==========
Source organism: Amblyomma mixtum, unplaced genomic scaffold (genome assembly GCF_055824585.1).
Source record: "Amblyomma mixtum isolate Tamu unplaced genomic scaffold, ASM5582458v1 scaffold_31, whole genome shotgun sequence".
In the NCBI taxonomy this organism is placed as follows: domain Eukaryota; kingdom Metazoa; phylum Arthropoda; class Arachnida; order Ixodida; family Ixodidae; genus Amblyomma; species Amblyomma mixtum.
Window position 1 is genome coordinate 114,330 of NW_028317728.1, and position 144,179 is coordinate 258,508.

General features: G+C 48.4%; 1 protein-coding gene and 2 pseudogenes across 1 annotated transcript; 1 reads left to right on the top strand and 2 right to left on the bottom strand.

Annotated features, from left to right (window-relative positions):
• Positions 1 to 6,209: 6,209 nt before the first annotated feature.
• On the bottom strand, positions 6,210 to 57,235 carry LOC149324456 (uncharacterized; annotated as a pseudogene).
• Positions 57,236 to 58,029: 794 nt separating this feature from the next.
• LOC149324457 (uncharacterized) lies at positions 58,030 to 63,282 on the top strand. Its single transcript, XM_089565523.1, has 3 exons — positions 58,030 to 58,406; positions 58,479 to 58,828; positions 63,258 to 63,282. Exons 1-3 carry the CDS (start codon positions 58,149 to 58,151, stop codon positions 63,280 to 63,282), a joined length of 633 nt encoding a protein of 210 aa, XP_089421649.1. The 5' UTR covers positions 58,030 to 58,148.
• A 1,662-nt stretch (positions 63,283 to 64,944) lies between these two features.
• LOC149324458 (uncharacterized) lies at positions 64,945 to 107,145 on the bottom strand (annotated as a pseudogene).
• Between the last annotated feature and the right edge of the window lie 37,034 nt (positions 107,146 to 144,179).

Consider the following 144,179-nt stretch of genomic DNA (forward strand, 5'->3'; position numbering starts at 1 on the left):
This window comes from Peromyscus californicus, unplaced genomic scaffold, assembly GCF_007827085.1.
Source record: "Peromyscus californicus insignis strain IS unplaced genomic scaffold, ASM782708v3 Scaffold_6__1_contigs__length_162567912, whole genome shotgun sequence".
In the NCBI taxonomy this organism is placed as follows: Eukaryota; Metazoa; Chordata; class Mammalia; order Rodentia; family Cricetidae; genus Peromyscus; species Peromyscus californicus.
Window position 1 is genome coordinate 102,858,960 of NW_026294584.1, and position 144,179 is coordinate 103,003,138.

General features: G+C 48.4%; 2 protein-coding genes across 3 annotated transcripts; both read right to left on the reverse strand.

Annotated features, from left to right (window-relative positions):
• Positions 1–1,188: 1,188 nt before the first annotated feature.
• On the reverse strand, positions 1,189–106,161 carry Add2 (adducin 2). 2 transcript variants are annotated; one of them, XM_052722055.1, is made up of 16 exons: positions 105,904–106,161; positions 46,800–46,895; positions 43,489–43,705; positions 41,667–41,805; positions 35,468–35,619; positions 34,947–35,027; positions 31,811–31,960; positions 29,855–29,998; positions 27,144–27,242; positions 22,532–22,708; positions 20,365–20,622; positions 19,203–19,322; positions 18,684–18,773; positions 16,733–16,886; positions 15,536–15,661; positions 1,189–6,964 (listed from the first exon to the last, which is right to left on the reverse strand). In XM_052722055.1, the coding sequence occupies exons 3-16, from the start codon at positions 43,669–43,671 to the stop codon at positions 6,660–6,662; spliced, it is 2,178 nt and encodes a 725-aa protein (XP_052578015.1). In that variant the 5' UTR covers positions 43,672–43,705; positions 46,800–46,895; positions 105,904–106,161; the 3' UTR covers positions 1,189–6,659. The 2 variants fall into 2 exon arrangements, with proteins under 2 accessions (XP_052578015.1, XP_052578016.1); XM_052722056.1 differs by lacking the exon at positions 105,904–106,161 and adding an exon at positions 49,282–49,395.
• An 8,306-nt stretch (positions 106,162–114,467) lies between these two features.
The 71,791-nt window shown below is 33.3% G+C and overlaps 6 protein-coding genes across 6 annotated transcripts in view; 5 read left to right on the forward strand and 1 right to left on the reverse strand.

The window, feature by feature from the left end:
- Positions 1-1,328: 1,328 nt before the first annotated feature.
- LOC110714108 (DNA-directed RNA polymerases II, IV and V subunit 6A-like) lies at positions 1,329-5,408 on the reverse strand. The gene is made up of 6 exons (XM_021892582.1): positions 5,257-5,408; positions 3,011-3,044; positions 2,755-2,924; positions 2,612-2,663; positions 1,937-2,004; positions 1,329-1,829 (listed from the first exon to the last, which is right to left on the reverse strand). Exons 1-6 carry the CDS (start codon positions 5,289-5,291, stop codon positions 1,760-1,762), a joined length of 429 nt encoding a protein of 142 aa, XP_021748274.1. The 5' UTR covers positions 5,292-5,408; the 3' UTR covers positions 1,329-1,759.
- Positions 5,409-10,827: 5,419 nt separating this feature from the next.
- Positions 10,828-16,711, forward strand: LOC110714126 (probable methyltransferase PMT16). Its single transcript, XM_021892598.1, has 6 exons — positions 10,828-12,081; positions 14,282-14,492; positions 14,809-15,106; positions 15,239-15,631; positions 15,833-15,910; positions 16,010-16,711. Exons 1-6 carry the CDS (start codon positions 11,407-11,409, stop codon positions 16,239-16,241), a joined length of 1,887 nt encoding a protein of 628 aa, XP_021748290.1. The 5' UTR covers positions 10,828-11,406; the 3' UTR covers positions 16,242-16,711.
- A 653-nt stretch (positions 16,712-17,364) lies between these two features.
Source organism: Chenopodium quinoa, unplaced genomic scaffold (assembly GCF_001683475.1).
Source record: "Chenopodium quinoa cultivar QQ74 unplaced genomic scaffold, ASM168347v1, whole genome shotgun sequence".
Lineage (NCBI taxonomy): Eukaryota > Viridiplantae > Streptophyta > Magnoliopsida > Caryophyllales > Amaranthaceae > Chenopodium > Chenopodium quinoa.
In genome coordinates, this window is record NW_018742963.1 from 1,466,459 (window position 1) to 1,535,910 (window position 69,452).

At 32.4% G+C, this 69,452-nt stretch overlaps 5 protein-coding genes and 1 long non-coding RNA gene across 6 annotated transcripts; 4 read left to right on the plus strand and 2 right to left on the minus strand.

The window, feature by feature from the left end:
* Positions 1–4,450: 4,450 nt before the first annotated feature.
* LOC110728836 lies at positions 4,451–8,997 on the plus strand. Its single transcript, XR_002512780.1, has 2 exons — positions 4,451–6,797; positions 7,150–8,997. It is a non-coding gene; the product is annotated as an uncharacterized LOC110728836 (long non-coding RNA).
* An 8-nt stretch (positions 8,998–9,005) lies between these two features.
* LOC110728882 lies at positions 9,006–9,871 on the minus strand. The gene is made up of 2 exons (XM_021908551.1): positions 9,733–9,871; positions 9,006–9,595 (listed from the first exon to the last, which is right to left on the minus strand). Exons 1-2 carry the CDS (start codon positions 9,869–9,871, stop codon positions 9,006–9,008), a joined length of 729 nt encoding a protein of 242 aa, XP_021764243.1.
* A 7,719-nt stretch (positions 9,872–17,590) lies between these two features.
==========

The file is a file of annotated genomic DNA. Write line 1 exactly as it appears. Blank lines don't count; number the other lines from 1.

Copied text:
Source organism: Amblyomma mixtum, unplaced genomic scaffold (genome assembly GCF_055824585.1).